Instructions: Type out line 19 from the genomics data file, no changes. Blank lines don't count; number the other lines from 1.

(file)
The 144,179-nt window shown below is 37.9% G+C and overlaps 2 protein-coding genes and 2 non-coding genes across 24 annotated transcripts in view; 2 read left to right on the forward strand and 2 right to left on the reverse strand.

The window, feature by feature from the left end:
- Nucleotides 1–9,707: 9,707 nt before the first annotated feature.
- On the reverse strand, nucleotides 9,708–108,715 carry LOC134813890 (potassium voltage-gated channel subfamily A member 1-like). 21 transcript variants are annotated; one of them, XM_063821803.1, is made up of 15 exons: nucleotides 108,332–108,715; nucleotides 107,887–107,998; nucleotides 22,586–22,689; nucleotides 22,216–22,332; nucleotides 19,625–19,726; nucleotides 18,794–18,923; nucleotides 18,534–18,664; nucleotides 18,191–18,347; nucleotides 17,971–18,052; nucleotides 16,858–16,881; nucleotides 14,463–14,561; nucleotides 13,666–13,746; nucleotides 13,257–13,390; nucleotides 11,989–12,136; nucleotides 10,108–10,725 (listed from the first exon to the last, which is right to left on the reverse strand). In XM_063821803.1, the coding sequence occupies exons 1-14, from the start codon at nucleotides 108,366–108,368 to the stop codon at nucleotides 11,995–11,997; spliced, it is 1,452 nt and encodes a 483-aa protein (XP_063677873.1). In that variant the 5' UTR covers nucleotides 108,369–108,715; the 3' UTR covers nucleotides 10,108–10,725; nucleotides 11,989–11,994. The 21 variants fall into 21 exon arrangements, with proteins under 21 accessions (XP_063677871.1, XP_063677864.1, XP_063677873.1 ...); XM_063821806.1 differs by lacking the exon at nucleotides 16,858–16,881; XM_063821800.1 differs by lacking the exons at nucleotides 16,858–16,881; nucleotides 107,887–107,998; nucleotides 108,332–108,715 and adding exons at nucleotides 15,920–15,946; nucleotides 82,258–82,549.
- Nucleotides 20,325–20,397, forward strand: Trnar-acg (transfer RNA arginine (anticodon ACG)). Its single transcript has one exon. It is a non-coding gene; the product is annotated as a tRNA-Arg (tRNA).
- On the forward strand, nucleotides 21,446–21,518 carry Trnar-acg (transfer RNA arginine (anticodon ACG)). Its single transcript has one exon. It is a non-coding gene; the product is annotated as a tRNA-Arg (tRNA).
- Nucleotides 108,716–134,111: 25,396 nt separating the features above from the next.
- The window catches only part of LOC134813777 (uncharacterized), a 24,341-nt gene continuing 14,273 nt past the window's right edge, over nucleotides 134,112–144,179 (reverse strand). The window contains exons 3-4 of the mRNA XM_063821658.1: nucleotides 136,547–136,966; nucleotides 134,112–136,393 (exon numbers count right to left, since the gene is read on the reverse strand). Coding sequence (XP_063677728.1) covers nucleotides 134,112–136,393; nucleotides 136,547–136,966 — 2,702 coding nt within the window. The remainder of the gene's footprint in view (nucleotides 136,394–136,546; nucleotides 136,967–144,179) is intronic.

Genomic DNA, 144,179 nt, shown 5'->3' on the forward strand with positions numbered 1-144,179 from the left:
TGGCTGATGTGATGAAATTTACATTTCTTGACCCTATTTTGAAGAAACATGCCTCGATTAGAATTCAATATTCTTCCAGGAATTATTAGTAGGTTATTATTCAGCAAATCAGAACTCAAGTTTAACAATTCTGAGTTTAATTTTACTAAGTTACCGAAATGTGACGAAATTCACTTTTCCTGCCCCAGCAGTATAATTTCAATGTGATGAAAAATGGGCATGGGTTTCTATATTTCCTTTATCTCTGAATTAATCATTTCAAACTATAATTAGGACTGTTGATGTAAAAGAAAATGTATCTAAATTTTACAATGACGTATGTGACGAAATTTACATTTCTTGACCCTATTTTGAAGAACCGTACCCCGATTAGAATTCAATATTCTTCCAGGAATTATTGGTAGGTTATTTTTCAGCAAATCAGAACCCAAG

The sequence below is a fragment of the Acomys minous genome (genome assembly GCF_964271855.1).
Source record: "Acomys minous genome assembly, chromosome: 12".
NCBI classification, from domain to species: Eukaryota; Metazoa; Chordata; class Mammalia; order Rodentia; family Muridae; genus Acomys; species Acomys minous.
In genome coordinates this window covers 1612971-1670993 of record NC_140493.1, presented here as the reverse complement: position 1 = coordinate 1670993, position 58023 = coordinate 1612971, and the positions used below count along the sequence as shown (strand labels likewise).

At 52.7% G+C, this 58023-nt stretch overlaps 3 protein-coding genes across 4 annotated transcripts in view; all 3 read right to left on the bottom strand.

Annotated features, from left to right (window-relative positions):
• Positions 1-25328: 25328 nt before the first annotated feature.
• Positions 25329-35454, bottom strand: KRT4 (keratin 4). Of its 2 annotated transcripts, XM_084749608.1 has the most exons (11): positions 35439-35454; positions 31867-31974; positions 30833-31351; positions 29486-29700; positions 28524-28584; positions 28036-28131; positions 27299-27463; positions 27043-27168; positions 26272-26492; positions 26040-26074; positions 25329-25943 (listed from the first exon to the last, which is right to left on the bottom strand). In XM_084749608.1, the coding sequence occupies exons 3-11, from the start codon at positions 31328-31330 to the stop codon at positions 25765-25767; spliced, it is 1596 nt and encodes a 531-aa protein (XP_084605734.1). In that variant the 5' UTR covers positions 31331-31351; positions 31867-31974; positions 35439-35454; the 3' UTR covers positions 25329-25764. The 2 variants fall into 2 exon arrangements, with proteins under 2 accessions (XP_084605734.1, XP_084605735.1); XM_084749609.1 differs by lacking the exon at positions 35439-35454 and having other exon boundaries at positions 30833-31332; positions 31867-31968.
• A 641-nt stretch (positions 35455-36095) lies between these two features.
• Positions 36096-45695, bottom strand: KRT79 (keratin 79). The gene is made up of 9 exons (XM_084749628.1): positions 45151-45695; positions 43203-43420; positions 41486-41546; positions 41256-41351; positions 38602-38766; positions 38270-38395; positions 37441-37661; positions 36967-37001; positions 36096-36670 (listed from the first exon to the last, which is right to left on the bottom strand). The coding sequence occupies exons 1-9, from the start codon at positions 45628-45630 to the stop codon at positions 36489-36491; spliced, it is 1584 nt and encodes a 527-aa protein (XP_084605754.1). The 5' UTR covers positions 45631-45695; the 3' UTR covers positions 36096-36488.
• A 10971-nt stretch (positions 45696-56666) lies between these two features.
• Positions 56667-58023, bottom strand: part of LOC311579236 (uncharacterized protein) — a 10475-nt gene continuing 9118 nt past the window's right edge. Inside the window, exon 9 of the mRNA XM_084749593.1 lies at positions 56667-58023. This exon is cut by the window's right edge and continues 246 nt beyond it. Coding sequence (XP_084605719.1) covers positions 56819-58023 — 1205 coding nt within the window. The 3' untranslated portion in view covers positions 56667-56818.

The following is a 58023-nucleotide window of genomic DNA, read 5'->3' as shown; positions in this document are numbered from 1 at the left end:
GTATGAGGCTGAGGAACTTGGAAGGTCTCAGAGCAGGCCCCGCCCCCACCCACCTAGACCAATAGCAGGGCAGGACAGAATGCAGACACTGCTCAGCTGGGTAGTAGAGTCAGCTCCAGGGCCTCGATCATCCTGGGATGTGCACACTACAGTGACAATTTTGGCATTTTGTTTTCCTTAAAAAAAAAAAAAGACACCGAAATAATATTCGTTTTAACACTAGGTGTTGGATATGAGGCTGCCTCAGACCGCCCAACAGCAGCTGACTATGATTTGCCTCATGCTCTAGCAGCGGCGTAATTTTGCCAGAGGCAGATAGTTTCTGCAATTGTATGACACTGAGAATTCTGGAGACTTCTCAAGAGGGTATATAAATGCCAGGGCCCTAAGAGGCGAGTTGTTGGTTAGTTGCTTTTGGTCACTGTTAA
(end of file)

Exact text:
• A 641-nt stretch (positions 35455-36095) lies between these two features.